Coroner’s concerns after misconduct finding in Barnstaple homeless man’s death
PUBLISHED: 12:25 11 December 2017 | UPDATED: 12:25 11 December 2017
A coroner has written to police with concerns after an IPCC investigation into the death of a homeless man in Barnstaple found misconduct.
A coroner has written to police with concerns after the death of a homeless man found on the Tarka Trail in Barnstaple.
An inquest was held into the death of Mark Banks, 44, on October 13, 2015, after he was found in a ‘partial tent’ during bad weather at the side of the Tarka Trail.
Police initially responded to three calls from concerned members of the public on February 22 and 23, 2015, but could not locate Mr Banks.
He was found after a further 999 report on February 23 in a partially responsive state, and died later that evening in hospital. Alcohol was a factor in his death.
Following the inquest, coroner Dr Elizabeth Earland received an ‘unexpected, late submission’ of an Independent Police Complaints Commission (IPCC) investigation report, leading her to publish her own Regulation 28 Report ‘to prevent future deaths’.
Both the IPCC report, and the coroner’s report, which was published on November 25 this year, made two recommendations to Devon and Cornwall Police.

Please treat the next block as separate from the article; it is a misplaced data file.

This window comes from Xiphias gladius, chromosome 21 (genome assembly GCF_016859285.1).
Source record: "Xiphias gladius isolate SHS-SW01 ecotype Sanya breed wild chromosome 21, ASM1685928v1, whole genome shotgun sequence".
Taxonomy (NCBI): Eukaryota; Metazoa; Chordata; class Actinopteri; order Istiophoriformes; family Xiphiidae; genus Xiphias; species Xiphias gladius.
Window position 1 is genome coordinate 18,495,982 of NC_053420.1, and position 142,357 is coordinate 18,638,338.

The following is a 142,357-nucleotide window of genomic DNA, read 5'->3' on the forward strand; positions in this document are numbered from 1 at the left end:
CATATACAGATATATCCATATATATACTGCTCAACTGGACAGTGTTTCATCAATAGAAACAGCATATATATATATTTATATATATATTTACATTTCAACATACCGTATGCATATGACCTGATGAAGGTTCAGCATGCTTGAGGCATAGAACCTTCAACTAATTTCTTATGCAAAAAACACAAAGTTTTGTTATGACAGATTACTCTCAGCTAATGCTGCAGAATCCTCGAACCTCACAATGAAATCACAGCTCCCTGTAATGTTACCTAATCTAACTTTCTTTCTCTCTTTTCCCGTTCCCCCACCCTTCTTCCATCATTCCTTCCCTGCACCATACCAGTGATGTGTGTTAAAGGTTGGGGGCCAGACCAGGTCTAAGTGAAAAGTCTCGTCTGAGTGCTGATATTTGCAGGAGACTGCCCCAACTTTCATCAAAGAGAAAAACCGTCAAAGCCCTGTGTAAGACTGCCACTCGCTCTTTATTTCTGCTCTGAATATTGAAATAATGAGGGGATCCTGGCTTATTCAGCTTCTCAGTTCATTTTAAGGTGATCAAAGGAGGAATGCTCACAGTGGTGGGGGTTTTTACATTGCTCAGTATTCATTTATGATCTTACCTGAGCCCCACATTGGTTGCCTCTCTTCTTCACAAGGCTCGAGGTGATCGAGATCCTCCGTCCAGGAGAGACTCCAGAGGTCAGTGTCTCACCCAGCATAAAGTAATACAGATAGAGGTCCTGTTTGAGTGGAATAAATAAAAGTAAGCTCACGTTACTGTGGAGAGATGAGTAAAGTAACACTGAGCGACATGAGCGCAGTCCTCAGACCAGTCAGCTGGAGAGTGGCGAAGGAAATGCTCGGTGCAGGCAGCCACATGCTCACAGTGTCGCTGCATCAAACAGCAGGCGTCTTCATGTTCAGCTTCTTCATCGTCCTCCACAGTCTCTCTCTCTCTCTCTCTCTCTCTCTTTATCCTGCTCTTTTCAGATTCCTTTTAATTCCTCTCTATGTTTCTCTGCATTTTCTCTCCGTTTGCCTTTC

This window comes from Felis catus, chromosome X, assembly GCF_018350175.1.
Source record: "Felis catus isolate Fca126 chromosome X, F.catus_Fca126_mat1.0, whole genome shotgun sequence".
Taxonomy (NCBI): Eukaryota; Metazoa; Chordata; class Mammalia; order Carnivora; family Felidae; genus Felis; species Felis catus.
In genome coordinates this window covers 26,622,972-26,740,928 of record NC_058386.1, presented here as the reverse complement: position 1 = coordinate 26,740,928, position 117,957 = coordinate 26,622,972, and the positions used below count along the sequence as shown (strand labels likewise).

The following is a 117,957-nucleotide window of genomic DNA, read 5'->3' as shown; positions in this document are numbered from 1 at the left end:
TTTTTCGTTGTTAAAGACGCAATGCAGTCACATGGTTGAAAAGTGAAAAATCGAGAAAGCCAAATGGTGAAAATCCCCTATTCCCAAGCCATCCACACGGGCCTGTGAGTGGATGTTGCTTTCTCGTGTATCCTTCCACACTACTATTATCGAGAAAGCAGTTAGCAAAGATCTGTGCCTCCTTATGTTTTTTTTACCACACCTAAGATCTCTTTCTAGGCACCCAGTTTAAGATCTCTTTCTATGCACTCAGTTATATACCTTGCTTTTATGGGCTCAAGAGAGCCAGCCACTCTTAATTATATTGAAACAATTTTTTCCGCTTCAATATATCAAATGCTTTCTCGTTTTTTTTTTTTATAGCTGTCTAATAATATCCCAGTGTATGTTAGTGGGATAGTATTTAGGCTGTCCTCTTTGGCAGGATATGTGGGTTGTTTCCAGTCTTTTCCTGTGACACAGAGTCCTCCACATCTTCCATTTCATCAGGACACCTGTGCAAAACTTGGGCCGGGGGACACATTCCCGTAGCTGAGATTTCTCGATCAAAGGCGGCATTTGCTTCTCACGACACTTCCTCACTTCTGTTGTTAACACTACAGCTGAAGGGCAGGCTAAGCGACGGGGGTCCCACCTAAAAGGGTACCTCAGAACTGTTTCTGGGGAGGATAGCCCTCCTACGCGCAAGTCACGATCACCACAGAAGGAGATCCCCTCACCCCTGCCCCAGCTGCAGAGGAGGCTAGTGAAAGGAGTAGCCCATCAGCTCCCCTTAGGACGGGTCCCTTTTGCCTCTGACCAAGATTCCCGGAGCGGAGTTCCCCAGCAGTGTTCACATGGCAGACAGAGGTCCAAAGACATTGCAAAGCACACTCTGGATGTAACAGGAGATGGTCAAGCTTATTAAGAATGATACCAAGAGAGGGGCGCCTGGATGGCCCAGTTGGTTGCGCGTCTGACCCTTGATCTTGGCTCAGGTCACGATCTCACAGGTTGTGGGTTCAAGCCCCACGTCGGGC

These were that it should review its call grading and deployment policy, and develop a standard procedure to identify locations at no fixed address.
A spokesman for the IPCC said: “Devon and Cornwall Police agreed one police officer had a case to answer for misconduct over allegations that he failed to carry out an adequate search for the person in the tent and seek appropriate assistance from the control room.
“A subsequent misconduct meeting, held in April 2017, found misconduct and the officer was given management advice.
“Following discussion, it was agreed with Devon and Cornwall Police that while not amounting to misconduct, a call handler’s performance fell below the standard required. She was subject to a three-month performance improvement plan.”
In a response to the coroner’s report, Devon and Cornwall Police outlined it had implemented new procedures since the death of Mr Banks.
The letter said: “We believe that each of the areas of concern identified within the Regulation 28 report have now been addressed, and I hope that this explanation serves to reassure you that a number of significant steps to improve our performance in this regard have been taken following Mr Banks’ death.”
A spokesman for Devon and Cornwall Police told the Gazette: “Our thoughts and sympathies are with the family of Mark Banks during this difficult time.
“Our response now sits with the coroner for consideration, and we will continue to work with the coroner and others to learn lessons where appropriate and improve our processes and service, wherever this is possible.”